Judge: Jury May Consider Whether Katrina Insurance Claim Misrepresented - NewsOn6.com - Tulsa, OK - News, Weather, Video and Sports - KOTV.com |

Judge: Jury May Consider Whether Katrina Insurance Claim Misrepresented

Updated:
NEW ORLEANS (AP) _ Jurors may consider whether a Slidell couple misrepresented part of their claim, possibly voiding the whole homeowner policy, when they decide Louisiana's second Hurricane Katrina insurance trial against Allstate Insurance Co., a federal judge ruled Friday.

After testimony ended Friday, lawyers for Robert and Merryl Weiss asked U.S. District Judge Sarah Vance to exclude Allstate's misrepresentation allegation when jurors begin their deliberations. Jurors will get the case after closing arguments, which are scheduled Monday.

Allstate says the Weisses asked Allstate to pay for a boathouse that was not covered by the homeowners policy when their house was destroyed during the storm. The company said the boathouse was on another property they owned, adjacent to the property they had insured.

Allstate has argued in court papers that misrepresenting even a small part of a claim can void all coverage under a policy.

Vance said Allstate had presented enough evidence for the jury to weigh the misrepresentation claim, which Weisses' attorney Richard Trahant called highly prejudicial, as part of the case.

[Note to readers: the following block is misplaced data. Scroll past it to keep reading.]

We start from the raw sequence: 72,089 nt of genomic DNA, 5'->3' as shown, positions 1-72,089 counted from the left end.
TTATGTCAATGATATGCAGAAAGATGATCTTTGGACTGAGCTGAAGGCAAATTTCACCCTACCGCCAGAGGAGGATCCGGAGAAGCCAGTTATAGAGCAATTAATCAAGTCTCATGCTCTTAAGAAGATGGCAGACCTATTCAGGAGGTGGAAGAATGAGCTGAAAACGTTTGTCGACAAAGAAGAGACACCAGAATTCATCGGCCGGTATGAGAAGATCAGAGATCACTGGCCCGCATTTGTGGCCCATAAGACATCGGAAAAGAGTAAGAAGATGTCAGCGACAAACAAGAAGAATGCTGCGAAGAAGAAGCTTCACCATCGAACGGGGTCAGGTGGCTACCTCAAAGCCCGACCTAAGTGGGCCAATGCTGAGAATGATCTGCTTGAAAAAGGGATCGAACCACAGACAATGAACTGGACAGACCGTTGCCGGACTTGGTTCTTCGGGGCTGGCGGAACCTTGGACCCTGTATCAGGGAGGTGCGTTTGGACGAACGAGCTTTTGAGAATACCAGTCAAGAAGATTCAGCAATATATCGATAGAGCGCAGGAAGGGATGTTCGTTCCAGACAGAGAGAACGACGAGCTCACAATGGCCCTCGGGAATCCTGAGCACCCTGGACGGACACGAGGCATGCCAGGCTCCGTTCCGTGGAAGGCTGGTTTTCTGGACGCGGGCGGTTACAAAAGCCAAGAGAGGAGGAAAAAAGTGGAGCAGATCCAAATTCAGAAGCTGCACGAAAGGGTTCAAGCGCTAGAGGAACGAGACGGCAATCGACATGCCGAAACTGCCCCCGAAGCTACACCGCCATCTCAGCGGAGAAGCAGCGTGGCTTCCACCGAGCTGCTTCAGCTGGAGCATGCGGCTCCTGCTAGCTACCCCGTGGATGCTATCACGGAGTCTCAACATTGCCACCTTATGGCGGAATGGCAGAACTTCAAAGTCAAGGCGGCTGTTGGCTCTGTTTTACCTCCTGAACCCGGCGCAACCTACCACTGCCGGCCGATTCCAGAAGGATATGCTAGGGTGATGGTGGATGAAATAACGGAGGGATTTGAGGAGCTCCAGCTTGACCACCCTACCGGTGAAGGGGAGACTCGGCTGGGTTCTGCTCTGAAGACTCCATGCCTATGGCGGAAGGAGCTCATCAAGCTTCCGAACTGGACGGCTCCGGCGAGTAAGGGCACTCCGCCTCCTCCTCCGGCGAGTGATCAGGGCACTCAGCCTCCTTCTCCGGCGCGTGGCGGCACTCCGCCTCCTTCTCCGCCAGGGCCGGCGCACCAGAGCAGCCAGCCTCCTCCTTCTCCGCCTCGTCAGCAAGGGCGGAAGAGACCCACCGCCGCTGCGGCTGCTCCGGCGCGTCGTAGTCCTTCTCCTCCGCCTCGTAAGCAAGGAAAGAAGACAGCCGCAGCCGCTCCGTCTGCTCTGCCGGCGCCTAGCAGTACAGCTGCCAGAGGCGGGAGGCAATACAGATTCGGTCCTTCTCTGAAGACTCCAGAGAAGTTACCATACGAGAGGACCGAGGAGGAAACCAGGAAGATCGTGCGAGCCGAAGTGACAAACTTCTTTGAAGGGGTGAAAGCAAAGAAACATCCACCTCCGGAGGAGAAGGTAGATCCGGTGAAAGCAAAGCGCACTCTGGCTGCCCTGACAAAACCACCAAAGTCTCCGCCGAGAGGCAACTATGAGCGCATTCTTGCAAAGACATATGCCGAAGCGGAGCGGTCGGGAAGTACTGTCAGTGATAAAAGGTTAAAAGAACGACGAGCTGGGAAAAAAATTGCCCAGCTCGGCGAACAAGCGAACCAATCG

``If there was no evidence of this I would be thrilled to throw this out of here. Unfortunately, there is enough evidence _ enough to get to the jury on this,'' Vance said.

The lawsuit is one of hundreds that homeowners in Louisiana and Mississippi filed against insurers after the Aug. 29, 2005, storm. Insurers say their homeowner policies cover damage from a hurricane's wind but not from the floods _ including the storm surge pushed up by the wind.

Allstate paid the Weisses $350,000 under their federal flood insurance policy and $29,483 for structural damage and $14,787 for additional living expenses under their homeowner policy. The couple claims Allstate owes them hundreds of thousands of dollars more under the latter policy.

Misrepresentation also was an issue in the first trial against Allstate in New Orleans. Lawrence and Elizabeth Tomlinson dropped their lawsuit mid-trial, without saying why, after Allstate alleged it had paid them more than $30,000 for living expenses after they moved into property they owned.
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